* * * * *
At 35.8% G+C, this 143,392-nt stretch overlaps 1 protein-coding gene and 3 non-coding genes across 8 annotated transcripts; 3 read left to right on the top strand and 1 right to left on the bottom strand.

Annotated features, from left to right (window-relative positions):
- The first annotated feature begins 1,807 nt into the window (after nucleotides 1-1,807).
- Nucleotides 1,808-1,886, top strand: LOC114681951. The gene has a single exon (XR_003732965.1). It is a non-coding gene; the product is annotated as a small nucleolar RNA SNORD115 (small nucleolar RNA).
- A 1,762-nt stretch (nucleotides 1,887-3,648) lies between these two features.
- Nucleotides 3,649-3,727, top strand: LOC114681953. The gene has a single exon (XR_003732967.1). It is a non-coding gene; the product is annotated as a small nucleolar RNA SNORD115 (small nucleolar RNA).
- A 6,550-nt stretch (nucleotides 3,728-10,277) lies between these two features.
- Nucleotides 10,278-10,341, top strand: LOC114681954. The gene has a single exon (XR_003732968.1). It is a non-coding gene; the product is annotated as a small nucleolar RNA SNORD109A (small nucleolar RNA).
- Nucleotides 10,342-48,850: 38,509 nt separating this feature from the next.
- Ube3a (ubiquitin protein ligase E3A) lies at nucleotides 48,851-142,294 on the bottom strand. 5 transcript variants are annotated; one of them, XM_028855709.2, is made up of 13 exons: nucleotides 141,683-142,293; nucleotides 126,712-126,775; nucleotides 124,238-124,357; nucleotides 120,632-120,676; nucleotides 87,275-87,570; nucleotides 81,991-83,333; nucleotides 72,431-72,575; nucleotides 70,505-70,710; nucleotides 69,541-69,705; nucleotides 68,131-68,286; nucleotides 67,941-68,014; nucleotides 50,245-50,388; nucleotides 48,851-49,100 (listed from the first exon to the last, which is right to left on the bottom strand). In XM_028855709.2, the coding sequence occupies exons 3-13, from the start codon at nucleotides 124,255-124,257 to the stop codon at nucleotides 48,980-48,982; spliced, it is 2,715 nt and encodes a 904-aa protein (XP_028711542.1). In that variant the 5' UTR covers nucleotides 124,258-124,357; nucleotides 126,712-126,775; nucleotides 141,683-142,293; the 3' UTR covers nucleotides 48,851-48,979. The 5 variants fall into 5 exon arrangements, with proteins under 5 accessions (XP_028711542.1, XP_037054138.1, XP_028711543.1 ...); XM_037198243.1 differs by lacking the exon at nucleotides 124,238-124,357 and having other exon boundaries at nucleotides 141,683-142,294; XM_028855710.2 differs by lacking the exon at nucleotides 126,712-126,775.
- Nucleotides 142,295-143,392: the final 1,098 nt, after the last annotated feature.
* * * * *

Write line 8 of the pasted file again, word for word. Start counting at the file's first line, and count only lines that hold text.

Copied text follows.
- Nucleotides 10,278-10,341, top strand: LOC114681954. The gene has a single exon (XR_003732968.1). It is a non-coding gene; the product is annotated as a small nucleolar RNA SNORD109A (small nucleolar RNA).